Source: Chicago Tribune
By: Susan Chandler
Jessica Lagrange used to love traveling to Europe to shop for designer clothes. The combination was heady: eye-catching pieces at bargain prices thanks to the strong U.S. dollar.
The rise of the euro ruined that fun, and now Lagrange is looking to a different continent for a fashion fix: South America.
On a 2005 trip to Argentina, she bought hand-knit sweaters, sterling silver ornaments, antique furniture and a suitcase full of clothes for her 22-year-old son. Finding new labels was one thrill, but the real charge came when she divided price tags by three. If something cost $300 in Argentinian pesos, it was $100 when it showed up on her credit card bill.
"It made me shiver. It sent chills through my body. It was fun. It's a lot more fun than doing it the opposite way," recalls Lagrange, a Chicago interior designer who has her own Michigan Avenue firm. She is planning another trip to Buenos Aires for later this year, and this time, her husband will be coming along.
International shoppers like Lagrange can thank the Argentinian economic crisis earlier this century for the favorable exchange rate.
With its stately boulevards and European feel, Buenos Aires was once one of the world's most expensive cities. But a radical peso devaluation in 2002 changed that, making Argentina's hotels, restaurants and wines an incredible value for U.S. shoppers, despite double-digit inflation in the past few years.
Lagrange's willingness to look outside Europe for fashion makes her the exception rather than the rule among chic Chicago women. Few Chicagoans can name a designer from Argentina or Brazil, even though a growing number of South Americans now show during New York's Fashion Week. Accenting the move north, Brazilian Carlos Miele recently opened a boutique in Manhattan's trendy Meatpacking District.
It's a shame that South America has been so overlooked as a fashion resource, says Tommy Walton, a veteran Chicago designer and instructor at the School of the Art Institute who has recreated his wardrobe after several trips to Argentina.
"I really fell in love with the culture, the people, the architecture, the food," said Walton, who led a group of Art Institute students to Argentina and Brazil two years ago. "The street shopping is fantastic. If you spend all your time focused on New York designers, you are really missing out."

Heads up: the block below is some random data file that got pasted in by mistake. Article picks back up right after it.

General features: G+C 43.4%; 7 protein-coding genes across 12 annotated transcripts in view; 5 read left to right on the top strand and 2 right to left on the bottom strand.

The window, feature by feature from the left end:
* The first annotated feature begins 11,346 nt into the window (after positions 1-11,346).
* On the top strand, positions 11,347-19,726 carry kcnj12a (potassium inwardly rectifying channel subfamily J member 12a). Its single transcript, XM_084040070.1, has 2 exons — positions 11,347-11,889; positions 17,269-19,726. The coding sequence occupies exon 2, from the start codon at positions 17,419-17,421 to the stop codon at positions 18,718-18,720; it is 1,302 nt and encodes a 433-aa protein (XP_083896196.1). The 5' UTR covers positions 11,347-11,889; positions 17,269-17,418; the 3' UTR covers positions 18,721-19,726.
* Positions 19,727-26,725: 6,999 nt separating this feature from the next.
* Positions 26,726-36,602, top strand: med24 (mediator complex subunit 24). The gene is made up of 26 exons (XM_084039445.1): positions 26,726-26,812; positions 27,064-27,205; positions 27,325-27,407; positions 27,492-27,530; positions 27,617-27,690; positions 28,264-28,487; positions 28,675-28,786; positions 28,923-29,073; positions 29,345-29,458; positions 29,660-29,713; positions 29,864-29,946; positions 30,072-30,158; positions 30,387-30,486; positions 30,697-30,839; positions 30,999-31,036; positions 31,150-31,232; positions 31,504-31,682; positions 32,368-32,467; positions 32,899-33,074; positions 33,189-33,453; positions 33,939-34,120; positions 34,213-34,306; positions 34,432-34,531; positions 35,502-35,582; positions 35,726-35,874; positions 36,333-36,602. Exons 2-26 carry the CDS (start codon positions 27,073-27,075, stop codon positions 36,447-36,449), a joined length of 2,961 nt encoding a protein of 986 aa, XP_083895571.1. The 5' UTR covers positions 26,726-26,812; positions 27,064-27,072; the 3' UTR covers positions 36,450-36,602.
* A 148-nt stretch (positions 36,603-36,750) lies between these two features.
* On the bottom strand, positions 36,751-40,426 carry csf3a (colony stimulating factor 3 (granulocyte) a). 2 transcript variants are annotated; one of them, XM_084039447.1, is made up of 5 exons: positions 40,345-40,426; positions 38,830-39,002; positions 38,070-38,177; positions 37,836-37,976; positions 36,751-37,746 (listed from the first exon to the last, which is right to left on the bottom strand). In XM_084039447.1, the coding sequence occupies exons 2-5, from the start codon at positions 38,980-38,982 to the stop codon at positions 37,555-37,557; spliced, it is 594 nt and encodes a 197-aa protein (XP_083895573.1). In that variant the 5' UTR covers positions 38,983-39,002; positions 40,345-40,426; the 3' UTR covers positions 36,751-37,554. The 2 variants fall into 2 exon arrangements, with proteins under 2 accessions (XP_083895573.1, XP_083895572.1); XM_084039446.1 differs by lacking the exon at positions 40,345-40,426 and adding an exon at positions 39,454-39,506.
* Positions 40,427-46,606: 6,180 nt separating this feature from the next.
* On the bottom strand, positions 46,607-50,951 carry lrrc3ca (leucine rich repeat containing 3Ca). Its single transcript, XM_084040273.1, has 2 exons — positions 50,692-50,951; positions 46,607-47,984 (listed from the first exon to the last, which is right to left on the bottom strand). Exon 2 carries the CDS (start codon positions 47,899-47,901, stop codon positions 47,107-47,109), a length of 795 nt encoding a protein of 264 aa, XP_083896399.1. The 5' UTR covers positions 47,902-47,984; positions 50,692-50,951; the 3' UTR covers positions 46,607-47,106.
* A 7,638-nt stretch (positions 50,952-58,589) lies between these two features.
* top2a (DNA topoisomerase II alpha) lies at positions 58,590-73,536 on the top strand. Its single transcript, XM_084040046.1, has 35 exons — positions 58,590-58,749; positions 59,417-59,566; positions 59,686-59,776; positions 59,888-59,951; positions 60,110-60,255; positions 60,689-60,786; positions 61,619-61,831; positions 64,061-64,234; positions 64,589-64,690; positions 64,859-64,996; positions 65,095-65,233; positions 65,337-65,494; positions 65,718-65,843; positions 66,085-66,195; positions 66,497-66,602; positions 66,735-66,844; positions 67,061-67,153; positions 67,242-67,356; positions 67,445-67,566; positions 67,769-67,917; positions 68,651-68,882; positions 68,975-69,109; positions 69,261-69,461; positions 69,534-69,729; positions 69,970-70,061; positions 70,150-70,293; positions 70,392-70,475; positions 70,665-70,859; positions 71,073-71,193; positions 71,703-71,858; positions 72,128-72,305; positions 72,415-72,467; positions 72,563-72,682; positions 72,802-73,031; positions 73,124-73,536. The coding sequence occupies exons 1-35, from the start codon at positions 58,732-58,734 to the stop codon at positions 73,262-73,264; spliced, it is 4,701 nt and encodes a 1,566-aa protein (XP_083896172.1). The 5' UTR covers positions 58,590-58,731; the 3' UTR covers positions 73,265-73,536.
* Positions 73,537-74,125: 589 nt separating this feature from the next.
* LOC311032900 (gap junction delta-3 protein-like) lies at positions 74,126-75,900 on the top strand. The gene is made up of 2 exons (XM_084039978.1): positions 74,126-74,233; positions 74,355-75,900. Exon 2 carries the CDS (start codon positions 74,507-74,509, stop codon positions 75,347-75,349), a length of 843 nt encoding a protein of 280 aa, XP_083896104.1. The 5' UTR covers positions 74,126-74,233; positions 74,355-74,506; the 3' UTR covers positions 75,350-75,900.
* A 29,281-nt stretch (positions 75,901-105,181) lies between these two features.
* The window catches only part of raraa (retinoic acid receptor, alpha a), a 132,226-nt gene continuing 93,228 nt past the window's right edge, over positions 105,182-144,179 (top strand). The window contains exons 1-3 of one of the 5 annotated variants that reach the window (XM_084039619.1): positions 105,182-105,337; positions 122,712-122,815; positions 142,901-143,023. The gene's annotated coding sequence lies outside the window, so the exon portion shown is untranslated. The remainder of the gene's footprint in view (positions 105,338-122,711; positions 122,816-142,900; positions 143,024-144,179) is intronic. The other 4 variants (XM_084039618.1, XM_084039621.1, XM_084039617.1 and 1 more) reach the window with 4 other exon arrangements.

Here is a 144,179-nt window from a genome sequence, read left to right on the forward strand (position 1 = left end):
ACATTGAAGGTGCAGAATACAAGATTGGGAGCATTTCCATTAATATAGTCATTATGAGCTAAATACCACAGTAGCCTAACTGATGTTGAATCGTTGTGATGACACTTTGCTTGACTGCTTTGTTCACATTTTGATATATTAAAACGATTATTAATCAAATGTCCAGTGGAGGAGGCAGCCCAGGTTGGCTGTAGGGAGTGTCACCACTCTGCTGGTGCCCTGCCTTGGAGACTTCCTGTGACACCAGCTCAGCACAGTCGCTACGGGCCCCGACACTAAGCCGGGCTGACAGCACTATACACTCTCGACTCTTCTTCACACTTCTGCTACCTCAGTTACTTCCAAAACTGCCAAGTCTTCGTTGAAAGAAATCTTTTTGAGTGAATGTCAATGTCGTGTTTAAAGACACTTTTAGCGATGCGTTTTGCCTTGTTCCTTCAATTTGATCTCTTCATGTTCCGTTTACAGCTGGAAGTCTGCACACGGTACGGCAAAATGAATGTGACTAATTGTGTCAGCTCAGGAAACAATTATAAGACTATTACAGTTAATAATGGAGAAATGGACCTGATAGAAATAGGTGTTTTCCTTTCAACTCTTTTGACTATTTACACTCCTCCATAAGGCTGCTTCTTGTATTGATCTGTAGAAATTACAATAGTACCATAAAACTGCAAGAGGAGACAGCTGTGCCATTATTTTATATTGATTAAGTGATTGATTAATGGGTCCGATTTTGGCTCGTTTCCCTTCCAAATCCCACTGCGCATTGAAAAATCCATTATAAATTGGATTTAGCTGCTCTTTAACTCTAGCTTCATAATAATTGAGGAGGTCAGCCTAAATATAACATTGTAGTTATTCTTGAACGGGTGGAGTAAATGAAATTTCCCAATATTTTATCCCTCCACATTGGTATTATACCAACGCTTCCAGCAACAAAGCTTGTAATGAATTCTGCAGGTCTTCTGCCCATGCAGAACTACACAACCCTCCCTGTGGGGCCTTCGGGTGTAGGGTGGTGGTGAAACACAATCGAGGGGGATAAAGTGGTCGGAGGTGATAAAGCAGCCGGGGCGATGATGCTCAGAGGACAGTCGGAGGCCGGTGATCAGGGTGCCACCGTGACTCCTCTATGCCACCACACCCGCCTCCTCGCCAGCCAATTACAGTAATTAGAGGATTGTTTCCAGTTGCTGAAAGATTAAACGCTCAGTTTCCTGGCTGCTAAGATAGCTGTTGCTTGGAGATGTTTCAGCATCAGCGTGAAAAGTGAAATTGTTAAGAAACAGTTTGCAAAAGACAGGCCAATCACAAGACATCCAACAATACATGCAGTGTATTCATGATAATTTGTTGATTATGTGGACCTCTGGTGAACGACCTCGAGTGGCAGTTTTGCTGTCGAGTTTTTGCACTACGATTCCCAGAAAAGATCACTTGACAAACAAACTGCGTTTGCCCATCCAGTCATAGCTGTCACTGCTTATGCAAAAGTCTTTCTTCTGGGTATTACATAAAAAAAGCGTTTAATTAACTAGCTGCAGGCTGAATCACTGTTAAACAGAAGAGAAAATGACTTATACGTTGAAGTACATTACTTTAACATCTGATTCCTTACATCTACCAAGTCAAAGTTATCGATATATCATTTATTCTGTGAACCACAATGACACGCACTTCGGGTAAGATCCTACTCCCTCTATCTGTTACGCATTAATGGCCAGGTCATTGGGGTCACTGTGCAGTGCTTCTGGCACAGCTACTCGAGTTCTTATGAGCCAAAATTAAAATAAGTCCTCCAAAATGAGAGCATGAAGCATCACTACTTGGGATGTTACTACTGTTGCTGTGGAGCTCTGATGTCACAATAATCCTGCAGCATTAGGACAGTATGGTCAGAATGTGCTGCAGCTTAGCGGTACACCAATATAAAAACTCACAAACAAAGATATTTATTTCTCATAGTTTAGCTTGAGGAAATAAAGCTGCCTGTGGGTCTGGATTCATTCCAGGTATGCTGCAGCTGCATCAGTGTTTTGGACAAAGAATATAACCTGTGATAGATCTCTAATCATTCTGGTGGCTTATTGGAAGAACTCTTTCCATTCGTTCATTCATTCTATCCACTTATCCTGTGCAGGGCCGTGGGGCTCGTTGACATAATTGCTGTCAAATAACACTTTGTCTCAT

Tribune photos by Bill Hogan (above and on cover) Above: Model Nicolina of Elite Chicago wears a Trosman draped gray jersey dress with beading, available in Buenos Aires at Paseo Alcorta ( www.paseoalcorta.com.ar) and Patio Bullrich ( www.shoppingbullrich.com.ar). Ring, art director's own by Xhilaration at Target. On the cover: Model Emily Senko of Ford Chicago wears a Carlos Miele turquoise silk satin chiffon top, $630, and wool shorts, $570, at Saks Fifth Avenue, 717 N. Michigan Ave., 312-944-6500, and at the Carlos Miele shops, 408 W. 14th St., New York, and São Paulo, Brazil. Cutler and Gross sunglasses, $320 at Ikram, 873 N. Rush St., 312-587-1000. Alexandre Herchcovitch cummerbund, not available; some Herchcovitch pieces are carried at Hejfina, 1529 N. Milwaukee Ave., 773-772-0002. Stylist: Patric Chauvez, Artists by Timothy Priano/Elite Chicago. Hair and makeup: Peggy Pliscott for Stila, Ford Chicago. Photo shoot location: The Greenhouse at The Ritz-Carlton Chicago.
A luxurious handbag is a steal at Buenos Aires' Qara boutique. Purchased online, the "Justina" clutch in blue is $190 plus $20 shipping to the U.S. at qara.com. Brazil's Carlos Miele (dress photos) and Rosa Cha (swimsuit) now show their collections in New York. Ultimo, 116 E. Oak St., 312-787-1171, carries some of Miele's evening dresses. Rosa Cha has a Miami Beach store, 305-673-3665.
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